Having parted ways Ennis marries his long-time fiancee Alma (Michelle Williams) and they bear two children, while Jack meets and marries a rodeo rider, Lureen (Anne Hathaway). Their parallel stories are cut together. While the pair both seem content with their personal situations and care very much for their wives, you can't help but notice that their minds drift back to their companionship on Brokeback. Four years pass and Jack pays Ennis a visit. Communicating via postcard they start taking infrequent 'fishing trips' together. Lureen never seems to be suspicious, but Alma, who spies Ennis and Jack kissing, eventually files for a divorce. Jack broaches the subject of leaving their families and starting a life together on a small ranch. Ennis is reluctant due to the troubling childhood image of a man tortured and murdered for suspected homosexual behavior. As their meetings becomes more infrequent tensions begin to boil between the men and their lives slowly unravel. Jack is frustrated with the growing infrequency of their meetings and Ennis' reluctant attitude, while Ennis blames Jack for his own conflicted emotions that have caused his inability to connect to women the way he once had. Ennis has a brief but unsuccessful relationship with a waitress, while Jack finds solace to his urges with male prostitutes in Mexico. The conclusion is haunting, and after a twenty year friendship the incredible influence they had on each others lives is wonderfully captured in a pair of heartbreaking sequences.

The rising emotional power present throughout Brokeback Mountain cannot be ignored. As painfully real as any heterosexual melodrama, and even more tragic, Jack and Ennis' companionship is stirringly told. You become so immersed in their personal struggles that you hope they find will ultimately find happiness together in the end. While Ledger would eventually be awarded a Supporting Actor Oscar posthumously for The Dark Knight, his performance as the socially shut-down, tormented and yearning Ennis, is arguably his greatest in a career cut too short. Jake Gyllenhhaal, who's lead-sharing role here comes only a few years after his star-making turn in Donnie Darko (2001), has gone on to deliver great performances in Jarhead (2005) Zodiac (2007) and most recently Love and Other Drugs (2010). While Ennis chooses to internalize most of his feelings, usually letting his emotions fly when he is alone, Jack isn't so scared to express his desires, and adopts a more flamboyant persona. While many have questioned whether the pair are actually gay or not, it is made apparent that Jack is willing to admit that he is inescapably gay. He wants nothing more than to live free and open with Ennis but he must respect his partner's reticence to publicity. When we think of the way he is viewed by his colleagues, treated by his father-in-law and then the means of his fate, the nature of the character is wonderfully realized in Gyllenhaal's performance.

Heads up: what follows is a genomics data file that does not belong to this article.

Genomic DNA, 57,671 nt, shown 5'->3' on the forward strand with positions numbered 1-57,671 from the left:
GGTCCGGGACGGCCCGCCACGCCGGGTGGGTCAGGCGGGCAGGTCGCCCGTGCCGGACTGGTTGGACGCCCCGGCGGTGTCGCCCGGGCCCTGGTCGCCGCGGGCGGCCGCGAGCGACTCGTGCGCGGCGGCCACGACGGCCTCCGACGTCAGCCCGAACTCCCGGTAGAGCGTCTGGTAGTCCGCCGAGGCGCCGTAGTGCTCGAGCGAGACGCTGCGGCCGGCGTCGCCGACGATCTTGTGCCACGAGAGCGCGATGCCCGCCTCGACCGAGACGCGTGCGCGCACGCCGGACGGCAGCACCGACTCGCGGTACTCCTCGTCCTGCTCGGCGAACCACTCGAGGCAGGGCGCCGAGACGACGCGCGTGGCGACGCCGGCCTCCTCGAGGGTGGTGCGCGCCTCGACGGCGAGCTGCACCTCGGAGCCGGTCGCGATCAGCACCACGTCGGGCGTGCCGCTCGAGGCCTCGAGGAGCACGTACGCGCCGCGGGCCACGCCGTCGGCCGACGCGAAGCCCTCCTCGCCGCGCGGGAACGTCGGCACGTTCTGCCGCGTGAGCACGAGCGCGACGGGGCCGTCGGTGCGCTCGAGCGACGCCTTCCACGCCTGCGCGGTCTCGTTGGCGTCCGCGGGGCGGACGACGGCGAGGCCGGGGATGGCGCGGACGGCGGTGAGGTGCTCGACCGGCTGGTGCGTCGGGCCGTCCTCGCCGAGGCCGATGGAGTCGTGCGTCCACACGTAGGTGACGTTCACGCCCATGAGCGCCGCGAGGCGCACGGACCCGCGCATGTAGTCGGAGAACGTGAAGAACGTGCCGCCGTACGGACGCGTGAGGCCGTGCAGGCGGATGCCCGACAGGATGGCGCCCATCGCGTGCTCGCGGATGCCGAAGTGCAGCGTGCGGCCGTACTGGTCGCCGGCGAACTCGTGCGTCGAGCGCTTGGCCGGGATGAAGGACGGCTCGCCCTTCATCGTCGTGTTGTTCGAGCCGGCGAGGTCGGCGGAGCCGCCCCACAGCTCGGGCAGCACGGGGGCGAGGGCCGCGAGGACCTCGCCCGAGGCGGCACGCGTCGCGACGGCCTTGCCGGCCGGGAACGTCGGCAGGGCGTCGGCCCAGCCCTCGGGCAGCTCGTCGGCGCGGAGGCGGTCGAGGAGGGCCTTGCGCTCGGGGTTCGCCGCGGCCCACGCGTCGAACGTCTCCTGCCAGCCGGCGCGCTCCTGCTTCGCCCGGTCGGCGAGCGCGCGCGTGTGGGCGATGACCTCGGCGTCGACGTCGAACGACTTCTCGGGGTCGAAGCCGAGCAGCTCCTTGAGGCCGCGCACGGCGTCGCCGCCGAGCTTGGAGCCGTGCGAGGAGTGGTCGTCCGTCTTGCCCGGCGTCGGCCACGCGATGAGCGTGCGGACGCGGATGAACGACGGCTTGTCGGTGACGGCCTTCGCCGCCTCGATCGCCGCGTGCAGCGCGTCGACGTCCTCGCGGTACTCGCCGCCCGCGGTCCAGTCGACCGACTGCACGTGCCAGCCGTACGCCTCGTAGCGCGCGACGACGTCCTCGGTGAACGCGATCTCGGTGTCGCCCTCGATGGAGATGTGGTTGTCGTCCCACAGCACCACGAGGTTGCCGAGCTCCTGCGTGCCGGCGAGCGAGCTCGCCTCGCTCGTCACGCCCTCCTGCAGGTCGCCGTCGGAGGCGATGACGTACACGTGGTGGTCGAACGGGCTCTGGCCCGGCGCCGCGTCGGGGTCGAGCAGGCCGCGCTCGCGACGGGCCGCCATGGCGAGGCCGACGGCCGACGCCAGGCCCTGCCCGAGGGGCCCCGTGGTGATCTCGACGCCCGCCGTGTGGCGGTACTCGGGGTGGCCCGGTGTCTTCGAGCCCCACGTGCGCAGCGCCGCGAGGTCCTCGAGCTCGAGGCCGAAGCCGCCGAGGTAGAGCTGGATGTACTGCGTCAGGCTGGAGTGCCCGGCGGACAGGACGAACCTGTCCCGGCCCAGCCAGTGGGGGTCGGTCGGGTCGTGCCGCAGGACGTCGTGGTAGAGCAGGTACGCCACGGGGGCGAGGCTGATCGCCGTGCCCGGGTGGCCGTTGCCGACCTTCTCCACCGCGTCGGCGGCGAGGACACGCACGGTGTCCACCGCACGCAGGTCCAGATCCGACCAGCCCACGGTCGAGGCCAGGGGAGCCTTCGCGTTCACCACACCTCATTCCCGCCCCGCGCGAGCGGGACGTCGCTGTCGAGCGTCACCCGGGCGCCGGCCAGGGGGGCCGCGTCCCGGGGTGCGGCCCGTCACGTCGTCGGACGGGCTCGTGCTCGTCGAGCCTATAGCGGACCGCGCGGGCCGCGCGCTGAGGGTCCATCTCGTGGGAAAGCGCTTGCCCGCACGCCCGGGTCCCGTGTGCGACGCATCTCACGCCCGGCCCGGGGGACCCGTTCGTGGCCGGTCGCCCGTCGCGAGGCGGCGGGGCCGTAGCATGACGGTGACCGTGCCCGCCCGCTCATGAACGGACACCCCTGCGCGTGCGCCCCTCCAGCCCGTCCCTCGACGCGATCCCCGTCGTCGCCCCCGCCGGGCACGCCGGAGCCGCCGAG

The careers of Michelle Williams and Anne Hathaway have also boomed since their work in Brokeback. Anne received a Lead Actress Nomination for her work in Rachel Getting Married (2008) and Michelle for Blue Valentine (2010). While the film's impact rests predominantly on the performances, Ang Lee has done a wonderful job transforming the fine screenplay into a visionary work of art, and impeccably balancing the duel stories of his protagonists. Lee, a man who has been involved in seemingly every genre (from Sense and Sensibility to The Ice Storm to Crouching Tiger), received unanimous praise for his work here. The mountains and the surrounding forests of Wyoming are stunningly captured by cinematographer Rodrigo Prieto and the action perfectly accompanied by Gustavo Santaolalla's score. 

My Rating: 5 Stars


  1. Just about near-perfect film with Ledger's finest performance ever. In all honesty, I do believe he should have won that Oscar, because he is down-right amazing. Good Review!

  2. Absolutely agree with everything said above, although in my opinion, the Joker was the greatest Heath's part. However, I believe that Ennis Del Mar character equals to his work in TDK. And yes, five stars for the film!

  3. I think he was competing with Phillip Seymour-Hoffman (Capote) in 2005. He won everything, and it was an incredible performance. Having said that, Heath is fantastic here.
    Took me so long to watch Brokeback Mountain, but I would say it is near-flawless. Deserves nothing less than a 5 star rating.

    Thanks for the comments Dan and Lesya!